Steve West, Chair, West of England AHSN and Vice-Chancellor, University of the West of England and Chair, West of England Local Enterprise Partnership on the challenges and opportunities for health, care and the economy, and how the AHSN can help to meet them.
Who would have imagined six months ago that we would be in the middle of a global pandemic that requires us to reimagine our world, our relationships and our way of living, working and thinking? We are in a crisis and it will be human creativity, innovation and ingenuity that will help us through it.
There has been a lot of debate about the Health and Care Reset and how we can rebuild a system that capitalises on the positive changes we’ve had to make over the last few months, such as the rapid uptake of digital tools and the focus on patient safety. The economy is also in poor shape, and that is already having implications for disadvantaged groups and populations, such as people’s mental health.
It’s clear to me that health and wealth are entwined. There are massive opportunities for us to rethink our health and social care system. We need to embrace technology to enhance and free up what we do best – delivering care, human to human. The NHS and care sectors are also huge employers, with significant influence over the prosperity of their local communities.
AHSNs are of course designed to straddle these interfaces of industry, the NHS, social care and academia. The beauty of our board is its wide representation from chief executives and decision-makers across all these organisations, including the West of England Local Enterprise Partnership (LEP), which shares our values of innovation and economic growth.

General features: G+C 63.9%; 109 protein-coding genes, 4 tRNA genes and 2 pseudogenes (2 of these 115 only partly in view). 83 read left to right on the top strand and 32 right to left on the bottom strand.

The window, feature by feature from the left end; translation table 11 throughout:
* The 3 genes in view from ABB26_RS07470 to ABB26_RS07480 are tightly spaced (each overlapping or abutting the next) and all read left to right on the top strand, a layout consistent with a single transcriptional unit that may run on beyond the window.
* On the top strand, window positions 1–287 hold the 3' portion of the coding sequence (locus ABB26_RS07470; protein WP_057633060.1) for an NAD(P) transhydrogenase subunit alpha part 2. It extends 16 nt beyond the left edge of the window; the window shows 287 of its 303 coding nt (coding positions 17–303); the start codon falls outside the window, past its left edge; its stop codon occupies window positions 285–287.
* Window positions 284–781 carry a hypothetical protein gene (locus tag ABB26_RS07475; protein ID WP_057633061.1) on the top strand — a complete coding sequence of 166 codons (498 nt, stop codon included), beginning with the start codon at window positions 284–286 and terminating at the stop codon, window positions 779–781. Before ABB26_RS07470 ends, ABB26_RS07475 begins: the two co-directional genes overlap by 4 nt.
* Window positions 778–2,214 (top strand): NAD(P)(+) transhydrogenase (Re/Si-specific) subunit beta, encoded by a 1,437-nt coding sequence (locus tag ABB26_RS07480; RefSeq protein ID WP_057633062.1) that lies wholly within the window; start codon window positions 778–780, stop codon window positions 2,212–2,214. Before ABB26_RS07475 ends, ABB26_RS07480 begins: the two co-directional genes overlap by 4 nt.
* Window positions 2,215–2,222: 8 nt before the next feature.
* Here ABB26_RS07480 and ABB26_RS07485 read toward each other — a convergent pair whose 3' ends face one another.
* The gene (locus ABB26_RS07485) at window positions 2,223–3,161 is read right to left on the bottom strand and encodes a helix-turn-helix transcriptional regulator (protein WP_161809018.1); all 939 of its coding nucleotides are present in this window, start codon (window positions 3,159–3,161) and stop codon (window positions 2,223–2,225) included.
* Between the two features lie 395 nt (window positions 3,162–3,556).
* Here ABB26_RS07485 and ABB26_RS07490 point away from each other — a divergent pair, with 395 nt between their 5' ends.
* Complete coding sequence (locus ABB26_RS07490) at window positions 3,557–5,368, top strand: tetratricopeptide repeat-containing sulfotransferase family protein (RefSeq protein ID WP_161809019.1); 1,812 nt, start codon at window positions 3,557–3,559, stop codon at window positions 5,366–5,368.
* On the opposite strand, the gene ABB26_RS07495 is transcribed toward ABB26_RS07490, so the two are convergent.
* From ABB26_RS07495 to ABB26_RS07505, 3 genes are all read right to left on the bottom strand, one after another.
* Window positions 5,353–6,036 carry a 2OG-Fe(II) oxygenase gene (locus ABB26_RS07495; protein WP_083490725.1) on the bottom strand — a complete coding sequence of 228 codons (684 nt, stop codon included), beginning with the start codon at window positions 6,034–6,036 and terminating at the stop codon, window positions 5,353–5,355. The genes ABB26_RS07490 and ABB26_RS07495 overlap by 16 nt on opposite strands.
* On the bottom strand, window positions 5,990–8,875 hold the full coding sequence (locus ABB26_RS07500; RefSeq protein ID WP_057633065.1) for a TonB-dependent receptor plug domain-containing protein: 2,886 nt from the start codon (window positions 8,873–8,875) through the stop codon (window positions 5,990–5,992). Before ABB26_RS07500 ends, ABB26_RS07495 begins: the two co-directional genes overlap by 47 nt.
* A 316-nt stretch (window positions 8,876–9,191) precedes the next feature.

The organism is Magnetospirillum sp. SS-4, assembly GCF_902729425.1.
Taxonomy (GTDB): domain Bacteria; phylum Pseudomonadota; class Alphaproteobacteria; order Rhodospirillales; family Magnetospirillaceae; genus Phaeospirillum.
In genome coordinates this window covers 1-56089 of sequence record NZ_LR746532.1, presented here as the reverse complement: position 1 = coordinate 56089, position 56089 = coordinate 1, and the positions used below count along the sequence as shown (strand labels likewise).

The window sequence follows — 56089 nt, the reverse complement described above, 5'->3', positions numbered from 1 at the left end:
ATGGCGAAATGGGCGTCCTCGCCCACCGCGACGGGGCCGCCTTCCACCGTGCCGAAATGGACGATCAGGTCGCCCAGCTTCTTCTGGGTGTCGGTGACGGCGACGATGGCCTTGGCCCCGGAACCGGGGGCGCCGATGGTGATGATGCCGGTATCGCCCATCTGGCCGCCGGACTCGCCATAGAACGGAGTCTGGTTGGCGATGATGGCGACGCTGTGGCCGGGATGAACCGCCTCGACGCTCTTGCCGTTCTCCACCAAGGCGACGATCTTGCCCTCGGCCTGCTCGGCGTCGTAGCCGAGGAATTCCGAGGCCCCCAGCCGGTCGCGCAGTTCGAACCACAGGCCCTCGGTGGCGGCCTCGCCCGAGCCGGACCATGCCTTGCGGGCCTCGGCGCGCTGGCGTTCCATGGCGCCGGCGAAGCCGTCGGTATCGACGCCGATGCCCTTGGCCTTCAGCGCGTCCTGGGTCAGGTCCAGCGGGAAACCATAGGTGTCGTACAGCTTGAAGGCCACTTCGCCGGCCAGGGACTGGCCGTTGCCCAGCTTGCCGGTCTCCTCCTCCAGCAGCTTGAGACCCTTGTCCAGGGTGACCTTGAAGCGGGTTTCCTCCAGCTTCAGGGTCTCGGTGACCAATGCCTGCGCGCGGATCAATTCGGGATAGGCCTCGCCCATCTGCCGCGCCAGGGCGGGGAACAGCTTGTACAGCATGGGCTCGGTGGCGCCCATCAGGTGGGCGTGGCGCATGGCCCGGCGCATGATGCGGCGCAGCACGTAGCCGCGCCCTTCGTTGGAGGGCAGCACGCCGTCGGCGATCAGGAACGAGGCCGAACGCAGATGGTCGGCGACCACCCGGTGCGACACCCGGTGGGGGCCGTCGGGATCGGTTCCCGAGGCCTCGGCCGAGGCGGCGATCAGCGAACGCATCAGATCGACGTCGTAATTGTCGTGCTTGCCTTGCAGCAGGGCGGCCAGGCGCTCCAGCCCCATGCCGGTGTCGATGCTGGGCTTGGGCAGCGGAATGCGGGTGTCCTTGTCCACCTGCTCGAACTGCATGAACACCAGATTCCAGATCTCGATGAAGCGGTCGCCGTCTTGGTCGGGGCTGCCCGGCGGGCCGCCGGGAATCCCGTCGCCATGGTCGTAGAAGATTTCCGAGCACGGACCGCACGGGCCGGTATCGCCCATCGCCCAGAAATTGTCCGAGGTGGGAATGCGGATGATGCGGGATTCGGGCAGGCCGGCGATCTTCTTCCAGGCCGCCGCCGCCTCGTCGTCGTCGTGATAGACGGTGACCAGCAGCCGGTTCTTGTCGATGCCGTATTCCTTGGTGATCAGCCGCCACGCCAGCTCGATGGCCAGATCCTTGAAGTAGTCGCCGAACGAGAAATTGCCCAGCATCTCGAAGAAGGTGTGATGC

In our first five years as an AHSN, we developed a great track record supporting innovations and helping them spread nationally. We now have the headroom and flexibility to step back as an organisation and so when COVID-19 hit, we were able to respond quickly. This has included supporting the development of a Nightingale Hospital in Bristol with training and resources, and reaching out to care homes and other community settings to ensure environments were safe and able to care for patients.
As well as being fleet of foot, AHSNs also have the ability to take a ‘helicopter view’ and look at where we need to get to in three or five years’ time. I think there is a danger that we don’t learn from COVID-19 and miss an opportunity to take a step forward, embracing artificial intelligence and technologies that support self-care and promote prevention.
The challenge is how we can shift the focus from illness and put the ‘health’ back into the National Health Service.
The care sector is one area where we are likely to see growth in employment, as we rethink the sorts of jobs we want people to do. Despite being a major employer, until COVID-19 it had been pretty invisible in most economic discourse. We also need to build resilience in communities and see a big effort to reduce obesity; the system will fall over if we don’t.
Posted on September 10, 2020 by Steve West, Chair, West of England AHSN